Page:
Ruth Ozeki Interview by Malcolm Hillgartner
MALCOLM HILLGARTNER: Welcome to Downpour.com’s interview series. I’m Malcolm Hillgartner, and today it’s my pleasure to be speaking with Ruth Ozeki. Ruth is a filmmaker and novelist, who has won major awards in both fields. Her novels My Year of Meats and All Over Creation garnered over a dozen awards, including an American Book Award, a WILLA Literary Award, and a New York Times Notable Book designation. Her film Body of Correspondence won the New Visions Award at the San Francisco Film Festival and she has also worked as a director of film and television documentaries. Ruth also frequently speaks on college and university campuses. Her latest novel, A Tale for the Time Being, is an Indie Next List Selection and a Barnes and Noble Best Book in March 2013. [Penguin Audio and] Blackstone Audio [copublished] the audio version of A Tale for the Time Being, simultaneous with the hardcover on March 12, 2013. Welcome Ruth. Thanks for joining us today.
RUTH OZEKI: Thank you so much Malcolm.
MH: Congratulations on the release of A Tale for the Time Being. Can you tell us what inspired you to write it?
RO: I’ve been very serious about my practice of Zen Buddhism for many years, and I was actually inspired by the writings of a thirteenth century Zen master named Dōgen Zenji. He had written an essay in Japanese that’s called Uji, and it can be translated as either “time being” or “being time” or “for the time being.” I’d been reading that essay and was very inspired by this expansive, and at the same time, nuanced and granular way that he interprets time. I think that somehow his message came into my mind through the voice of a sixteen-year-old Japanese girl. I think it was the voice of a girl channeling a thirteenth century Zen master that led me to start writing the book.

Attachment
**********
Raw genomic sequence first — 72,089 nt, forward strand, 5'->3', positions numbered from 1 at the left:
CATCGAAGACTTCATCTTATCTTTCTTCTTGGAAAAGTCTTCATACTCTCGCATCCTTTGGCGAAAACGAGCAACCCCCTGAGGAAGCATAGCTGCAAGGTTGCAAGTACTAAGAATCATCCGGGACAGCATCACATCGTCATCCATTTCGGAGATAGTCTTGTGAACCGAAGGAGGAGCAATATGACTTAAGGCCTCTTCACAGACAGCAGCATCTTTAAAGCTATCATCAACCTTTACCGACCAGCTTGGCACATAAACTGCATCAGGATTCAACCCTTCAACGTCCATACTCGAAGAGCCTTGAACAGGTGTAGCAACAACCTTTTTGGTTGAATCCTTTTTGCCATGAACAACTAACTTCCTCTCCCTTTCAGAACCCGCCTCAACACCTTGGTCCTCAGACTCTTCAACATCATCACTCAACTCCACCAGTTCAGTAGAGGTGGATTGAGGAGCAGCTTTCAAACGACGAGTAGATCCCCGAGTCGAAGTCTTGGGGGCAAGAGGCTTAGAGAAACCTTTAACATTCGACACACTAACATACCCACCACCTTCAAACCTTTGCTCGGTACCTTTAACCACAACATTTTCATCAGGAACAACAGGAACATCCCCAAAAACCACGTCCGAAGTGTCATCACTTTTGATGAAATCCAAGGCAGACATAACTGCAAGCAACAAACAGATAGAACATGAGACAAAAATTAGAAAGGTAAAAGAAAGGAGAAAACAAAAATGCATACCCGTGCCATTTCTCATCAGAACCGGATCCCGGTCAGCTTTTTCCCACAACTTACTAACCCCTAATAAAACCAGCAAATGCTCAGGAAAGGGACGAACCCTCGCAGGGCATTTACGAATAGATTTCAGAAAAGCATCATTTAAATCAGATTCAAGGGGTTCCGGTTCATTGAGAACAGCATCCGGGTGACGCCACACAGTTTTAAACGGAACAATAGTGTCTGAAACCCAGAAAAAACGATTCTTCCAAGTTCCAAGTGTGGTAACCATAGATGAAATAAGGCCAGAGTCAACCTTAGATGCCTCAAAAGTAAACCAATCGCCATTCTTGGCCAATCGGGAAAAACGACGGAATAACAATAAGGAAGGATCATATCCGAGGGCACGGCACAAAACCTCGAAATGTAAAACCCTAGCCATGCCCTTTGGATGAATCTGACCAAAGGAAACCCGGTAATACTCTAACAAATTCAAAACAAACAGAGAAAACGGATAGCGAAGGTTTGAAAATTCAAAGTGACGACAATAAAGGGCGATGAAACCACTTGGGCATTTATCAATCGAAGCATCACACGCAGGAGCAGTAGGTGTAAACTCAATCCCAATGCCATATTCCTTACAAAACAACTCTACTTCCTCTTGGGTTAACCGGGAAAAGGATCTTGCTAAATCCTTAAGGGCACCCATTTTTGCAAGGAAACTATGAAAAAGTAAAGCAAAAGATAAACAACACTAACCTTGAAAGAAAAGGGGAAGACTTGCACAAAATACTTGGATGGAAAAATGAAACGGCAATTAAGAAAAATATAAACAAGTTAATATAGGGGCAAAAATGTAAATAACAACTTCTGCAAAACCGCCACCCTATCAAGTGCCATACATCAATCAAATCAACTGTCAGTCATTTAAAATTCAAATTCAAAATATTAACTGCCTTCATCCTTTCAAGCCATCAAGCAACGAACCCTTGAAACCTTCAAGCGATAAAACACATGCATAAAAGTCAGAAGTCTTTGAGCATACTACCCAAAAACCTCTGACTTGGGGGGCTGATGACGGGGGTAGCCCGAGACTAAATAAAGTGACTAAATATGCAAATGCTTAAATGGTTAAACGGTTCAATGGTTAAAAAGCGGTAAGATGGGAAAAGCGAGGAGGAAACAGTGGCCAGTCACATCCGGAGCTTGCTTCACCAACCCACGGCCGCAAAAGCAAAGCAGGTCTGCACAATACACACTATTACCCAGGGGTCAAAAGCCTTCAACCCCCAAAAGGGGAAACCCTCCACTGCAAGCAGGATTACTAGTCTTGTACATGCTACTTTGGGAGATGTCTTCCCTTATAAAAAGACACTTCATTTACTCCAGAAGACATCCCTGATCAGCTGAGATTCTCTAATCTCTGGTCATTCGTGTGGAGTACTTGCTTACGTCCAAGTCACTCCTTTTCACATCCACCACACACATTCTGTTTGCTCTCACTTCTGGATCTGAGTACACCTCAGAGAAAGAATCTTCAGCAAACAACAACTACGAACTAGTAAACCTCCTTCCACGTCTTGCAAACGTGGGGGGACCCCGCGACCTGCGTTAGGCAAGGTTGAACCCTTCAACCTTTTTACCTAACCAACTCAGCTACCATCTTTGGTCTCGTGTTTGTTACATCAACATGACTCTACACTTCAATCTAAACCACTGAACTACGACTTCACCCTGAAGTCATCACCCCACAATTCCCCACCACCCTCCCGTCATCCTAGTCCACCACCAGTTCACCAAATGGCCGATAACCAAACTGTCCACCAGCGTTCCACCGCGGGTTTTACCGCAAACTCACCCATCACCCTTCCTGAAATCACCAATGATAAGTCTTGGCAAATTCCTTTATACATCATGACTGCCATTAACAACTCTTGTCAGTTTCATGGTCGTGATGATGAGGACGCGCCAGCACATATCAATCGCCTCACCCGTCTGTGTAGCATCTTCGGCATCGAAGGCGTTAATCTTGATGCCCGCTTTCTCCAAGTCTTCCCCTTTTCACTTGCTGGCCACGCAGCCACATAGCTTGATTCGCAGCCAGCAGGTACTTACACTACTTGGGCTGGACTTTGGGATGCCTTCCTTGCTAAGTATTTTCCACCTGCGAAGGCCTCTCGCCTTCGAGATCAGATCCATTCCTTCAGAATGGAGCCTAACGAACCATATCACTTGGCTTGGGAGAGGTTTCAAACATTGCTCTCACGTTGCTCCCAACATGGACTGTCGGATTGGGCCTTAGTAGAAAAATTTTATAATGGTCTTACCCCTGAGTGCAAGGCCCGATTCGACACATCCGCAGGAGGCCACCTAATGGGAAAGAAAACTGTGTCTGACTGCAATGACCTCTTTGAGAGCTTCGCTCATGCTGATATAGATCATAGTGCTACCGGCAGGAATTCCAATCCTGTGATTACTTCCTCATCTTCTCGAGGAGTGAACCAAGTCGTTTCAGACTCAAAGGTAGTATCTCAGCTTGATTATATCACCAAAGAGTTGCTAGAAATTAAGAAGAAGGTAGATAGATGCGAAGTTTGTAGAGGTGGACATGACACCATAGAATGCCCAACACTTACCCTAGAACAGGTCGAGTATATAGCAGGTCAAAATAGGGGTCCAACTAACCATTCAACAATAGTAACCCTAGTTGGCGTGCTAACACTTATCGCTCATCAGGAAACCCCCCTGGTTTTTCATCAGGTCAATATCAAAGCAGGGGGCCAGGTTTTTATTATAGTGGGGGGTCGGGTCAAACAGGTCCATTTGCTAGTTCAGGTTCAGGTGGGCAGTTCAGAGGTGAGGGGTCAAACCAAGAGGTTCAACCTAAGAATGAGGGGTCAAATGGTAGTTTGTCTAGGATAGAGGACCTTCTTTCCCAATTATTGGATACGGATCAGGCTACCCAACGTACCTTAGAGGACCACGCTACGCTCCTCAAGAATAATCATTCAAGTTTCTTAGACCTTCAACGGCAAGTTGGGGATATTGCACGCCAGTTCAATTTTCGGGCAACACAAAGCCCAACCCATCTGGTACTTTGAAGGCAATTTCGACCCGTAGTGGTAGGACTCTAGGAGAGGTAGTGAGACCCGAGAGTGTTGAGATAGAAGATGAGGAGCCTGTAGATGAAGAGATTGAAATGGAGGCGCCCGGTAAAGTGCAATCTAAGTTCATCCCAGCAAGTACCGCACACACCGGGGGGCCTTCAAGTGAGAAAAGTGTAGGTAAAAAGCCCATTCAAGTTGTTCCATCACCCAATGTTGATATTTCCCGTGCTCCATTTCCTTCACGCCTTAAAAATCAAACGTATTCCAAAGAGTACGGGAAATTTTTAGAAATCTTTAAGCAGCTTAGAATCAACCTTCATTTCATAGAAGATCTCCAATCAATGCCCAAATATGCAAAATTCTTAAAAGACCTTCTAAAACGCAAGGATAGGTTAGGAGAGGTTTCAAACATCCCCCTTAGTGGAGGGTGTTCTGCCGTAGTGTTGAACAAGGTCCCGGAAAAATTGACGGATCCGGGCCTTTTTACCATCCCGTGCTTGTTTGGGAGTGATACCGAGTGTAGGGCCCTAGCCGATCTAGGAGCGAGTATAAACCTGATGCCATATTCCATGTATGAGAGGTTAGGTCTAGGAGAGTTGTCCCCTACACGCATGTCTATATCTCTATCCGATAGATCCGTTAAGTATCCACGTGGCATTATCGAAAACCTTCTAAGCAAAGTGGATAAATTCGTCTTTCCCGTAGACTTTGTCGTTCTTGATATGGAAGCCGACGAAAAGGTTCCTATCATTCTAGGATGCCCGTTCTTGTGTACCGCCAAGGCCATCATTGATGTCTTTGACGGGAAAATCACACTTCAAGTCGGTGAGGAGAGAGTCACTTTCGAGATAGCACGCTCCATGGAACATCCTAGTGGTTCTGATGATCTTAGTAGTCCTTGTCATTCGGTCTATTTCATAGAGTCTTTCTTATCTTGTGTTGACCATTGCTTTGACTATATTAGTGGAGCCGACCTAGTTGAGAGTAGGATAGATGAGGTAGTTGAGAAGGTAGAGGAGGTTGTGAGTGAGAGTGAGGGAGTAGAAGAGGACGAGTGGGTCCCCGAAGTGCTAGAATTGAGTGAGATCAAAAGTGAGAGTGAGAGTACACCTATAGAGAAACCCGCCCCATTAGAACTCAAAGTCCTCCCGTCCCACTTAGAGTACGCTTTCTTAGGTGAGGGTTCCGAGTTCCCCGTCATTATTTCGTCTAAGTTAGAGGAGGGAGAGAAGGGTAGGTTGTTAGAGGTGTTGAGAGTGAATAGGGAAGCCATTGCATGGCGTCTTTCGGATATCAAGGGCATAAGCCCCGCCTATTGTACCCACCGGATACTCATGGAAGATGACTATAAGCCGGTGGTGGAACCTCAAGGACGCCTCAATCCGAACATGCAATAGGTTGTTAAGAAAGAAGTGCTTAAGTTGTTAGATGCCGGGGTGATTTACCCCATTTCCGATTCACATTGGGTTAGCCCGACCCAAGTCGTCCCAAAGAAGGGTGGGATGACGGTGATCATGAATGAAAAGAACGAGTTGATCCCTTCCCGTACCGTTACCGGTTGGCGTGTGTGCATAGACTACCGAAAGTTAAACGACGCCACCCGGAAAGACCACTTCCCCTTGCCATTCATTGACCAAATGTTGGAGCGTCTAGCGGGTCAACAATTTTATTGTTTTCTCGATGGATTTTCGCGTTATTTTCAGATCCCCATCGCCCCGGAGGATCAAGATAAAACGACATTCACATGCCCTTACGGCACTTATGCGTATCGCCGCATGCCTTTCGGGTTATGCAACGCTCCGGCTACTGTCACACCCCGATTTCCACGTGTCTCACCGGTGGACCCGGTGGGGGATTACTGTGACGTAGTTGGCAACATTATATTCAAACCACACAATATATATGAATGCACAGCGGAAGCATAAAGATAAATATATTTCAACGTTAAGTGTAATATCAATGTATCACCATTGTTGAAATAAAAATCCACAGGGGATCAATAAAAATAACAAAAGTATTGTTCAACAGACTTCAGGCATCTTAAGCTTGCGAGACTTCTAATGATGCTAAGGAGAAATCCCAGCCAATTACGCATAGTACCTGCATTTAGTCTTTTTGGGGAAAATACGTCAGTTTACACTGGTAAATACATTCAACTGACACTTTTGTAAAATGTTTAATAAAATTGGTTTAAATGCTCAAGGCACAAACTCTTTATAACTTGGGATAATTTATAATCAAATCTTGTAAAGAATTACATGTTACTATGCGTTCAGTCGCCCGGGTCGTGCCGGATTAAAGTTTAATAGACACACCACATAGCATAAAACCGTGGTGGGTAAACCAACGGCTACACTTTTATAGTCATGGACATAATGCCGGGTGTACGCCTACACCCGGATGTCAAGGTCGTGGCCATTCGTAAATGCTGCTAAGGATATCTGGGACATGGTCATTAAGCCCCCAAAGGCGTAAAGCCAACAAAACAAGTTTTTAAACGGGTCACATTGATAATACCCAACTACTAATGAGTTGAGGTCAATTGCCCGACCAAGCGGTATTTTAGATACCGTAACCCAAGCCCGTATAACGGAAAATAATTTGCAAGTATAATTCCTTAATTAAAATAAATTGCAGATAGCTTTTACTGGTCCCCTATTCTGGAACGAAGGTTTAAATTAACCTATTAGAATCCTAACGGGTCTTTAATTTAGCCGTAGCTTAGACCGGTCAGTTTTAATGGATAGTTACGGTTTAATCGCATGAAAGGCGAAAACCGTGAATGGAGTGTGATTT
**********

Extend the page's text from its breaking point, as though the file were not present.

MH: The idea of time just seems to flow through the work so completely. Was it purely your study of Zen and Buddhism that made you focus on it or is it something deeper or older?
RO: It’s an interesting question. I don’t know whether it was deeper and older, but it was certainly more personal too. My father passed away in 1998, and my mother, who had Alzheimer’s, died in 2004. So I was certainly very, very aware of the passing of time. It was something that affected me personally, and I became very conscious of the fact that we are all time beings. That we have a limited time here on Earth. And I think these very personal concerns were behind the exploration of time in the book.
MH: In A Tale for the Time Being, you include yourself directly into the story. Are Ruth and Oliver really you and your husband? How accurately do they represent you?
RO: They are us, and they’re not us. Both, at the same time. The way I look at it is that Ruth and Oliver are fictionalized versions of us, which means that they are necessarily much more limited than we are. A fictional portrait is a kind of a facet, a swath of who a person is, and in this case, too. Although the outlines of the characters very much correspond with the reality of my life and Oliver’s life, there are certain details that are very different. For example, the Ruth character in the book is confronting Zen Buddhism for the very first time, whereas Ruth the author has been practicing for quite a long time. Other things from specific details that are different to generalized details are different as well. For example, the character Ruth in the novel finds a freezer bag on the beach containing the diary of the sixteen-year-old Japanese school girl, whereas the author Ruth certainly has never found any such thing. So in that sense I suppose you could think of it as a fictional proposition. What if I had found a diary containing the last writings of a sixteen-year-old girl? What would have happened to my life? How would I have reacted?
MH: Let’s talk for a bit about that sixteen-year-old Japanese school girl. I mean, what a marvelous creation. How did she come into being?